I was born white.  It was the card I was dealt.  No choice in the matter.  Just the card handed out by the dealer. I have lived my whole life privileged. Privileged to be born without a glass ceiling. Privileged to grow up in the richest country in the world.  Privileged to never look suspicious.  I have no guilt for the color of my skin or the privilege that I have.  Remember, it was just the next card that came out of the deck.  But, I have choices.  I got choices on how I play the hand I was dealt.  I got a lot of options.  The ball is in my court.

So, today I decided to hit the ball.  Making a choice.  A choice to stand up for Trayvon Martin. 17 years old. black. innocent. murdered with a bag of skittles and a bottle of ice tea in his hands. “Suspicious.” that is what the guy who killed him said he looked like cause he had on a black hoodie, a pair of jeans and white sneakers.  But, remember I had on that same outfit yesterday.  And yes my Air Force Ones were “brand-new” clean.  After all, I was raised in hip-hop…part of our dress code.  I digress.  Back to Trayvon and the gated community in Sanford, Florida, where he was visiting his father.

I got a lot of emails about Trayvon.  I have read a lot of articles.  I have seen a lot of television segments.  The message is consistent.  Most of the commentators, writers, op-ed pages agree.  Something went wrong.  Trayvon was murdered.  Racially profiled. Race. America’s elephant that never seems to leave the room. But, the part that doesn’t sit well with me is that all of the messengers of this message are all black too.  I mean, it was only two weeks ago when almost every white person I knew was tweeting about stopping a brutal African warlord from killing more innocent children.  And they even took thirty minutes out of their busy schedules to watch a movie about dude.  They bought t-shirts.  Some bracelets. Even tweeted at Rihanna to take a stance.  But, a 17 year old American kid is followed and then ultimately killed by a neighborhood vigilante who happens to be carrying a semi-automatic weapon and my white friends are quiet.  Eerily quiet. Not even a trending topic for the young man.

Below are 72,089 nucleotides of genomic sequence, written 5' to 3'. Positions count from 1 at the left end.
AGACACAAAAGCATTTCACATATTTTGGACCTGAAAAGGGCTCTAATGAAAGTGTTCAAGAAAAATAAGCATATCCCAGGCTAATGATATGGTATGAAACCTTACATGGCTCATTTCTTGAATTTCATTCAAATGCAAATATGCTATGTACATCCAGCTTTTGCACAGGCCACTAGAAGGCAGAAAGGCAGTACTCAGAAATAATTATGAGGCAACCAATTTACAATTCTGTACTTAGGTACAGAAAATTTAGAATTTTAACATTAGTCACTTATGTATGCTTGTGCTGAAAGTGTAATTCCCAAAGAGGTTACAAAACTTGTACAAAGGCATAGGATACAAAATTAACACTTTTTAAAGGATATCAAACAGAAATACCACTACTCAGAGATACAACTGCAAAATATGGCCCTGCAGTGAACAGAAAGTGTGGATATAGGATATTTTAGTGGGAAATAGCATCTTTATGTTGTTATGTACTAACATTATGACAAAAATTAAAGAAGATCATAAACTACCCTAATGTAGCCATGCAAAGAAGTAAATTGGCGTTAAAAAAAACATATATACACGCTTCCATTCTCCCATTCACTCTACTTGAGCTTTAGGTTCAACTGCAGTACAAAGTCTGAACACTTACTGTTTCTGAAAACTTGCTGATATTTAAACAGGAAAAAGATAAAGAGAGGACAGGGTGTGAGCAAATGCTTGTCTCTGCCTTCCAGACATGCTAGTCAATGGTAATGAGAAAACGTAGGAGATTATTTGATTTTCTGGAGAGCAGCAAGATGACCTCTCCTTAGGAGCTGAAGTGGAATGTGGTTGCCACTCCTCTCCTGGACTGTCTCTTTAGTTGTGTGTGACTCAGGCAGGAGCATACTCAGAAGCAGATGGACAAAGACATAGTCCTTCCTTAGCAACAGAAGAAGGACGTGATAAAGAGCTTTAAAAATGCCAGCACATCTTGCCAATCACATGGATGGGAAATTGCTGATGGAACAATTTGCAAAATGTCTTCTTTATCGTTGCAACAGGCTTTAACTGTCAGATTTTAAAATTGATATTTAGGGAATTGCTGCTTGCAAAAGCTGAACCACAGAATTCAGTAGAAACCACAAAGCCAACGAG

We’ve heard the 911 calls. We seen the 13 year old witness.  We’ve read the letter from the alleged killer’s father.  We listened to the anger of the family’s attorney.  We’ve felt the pain of Trayvon’s mother.  For heaven’s sake, for 24 hours he was a deceased John Doe at the hospital because even the police couldn’t believe that maybe he LIVES in the community.   There are still some facts to figure out. There are still some questions to be answered.  But, let’s be clear.  Let’s be very, very clear. Before the neighborhood watch captain, George Zimmerman, started following him against the better judgement of the 911 dispatcher.  Before any altercation.  Before any self-defense claim.  Before Travyon’s cries for help were heard on the 911 tapes.  Before the bullet hit him dead in the chest.  Before all of this.  He was suspicious.  He was suspicious. suspicious. And you know, like I know, it wasn’t because of the hoodie or the jeans or the sneakers.  Cause I had on that same outfit yesterday and no one called 911 saying I was just wandering around their neighborhood.  It was because of one thing and one thing only.  Trayvon is black.

So I’ve made the choice today to tell my white friends that the rights I take for granted are only valid if I fight to give those same rights to others.  The taxi cab. The purse. The meal. The police car. The police. These are all things I’ve taken for granted.

So, I fight for Trayvon Martin.  I fight for Amadou Diallo.  I fight for Rodney King.  I fight for every young black man who looks “suspicious” to someone who thinks they have the right to take away their freedom to walk through their own neighborhood.  I fight against my own stereotypes and my own suspicions. I fight for people whose ancestors built this country, literally, and who are still treated like second class citizens.  Being quiet is not an option, for we have been too quiet for too long.

-Michael Skolnik

Michael Skolnik is the Editor-In-Chief of GlobalGrind.com and the political director to Russell Simmons. Prior to this, Michael was an award-winning filmmaker. Follow him on twitter @MichaelSkolnik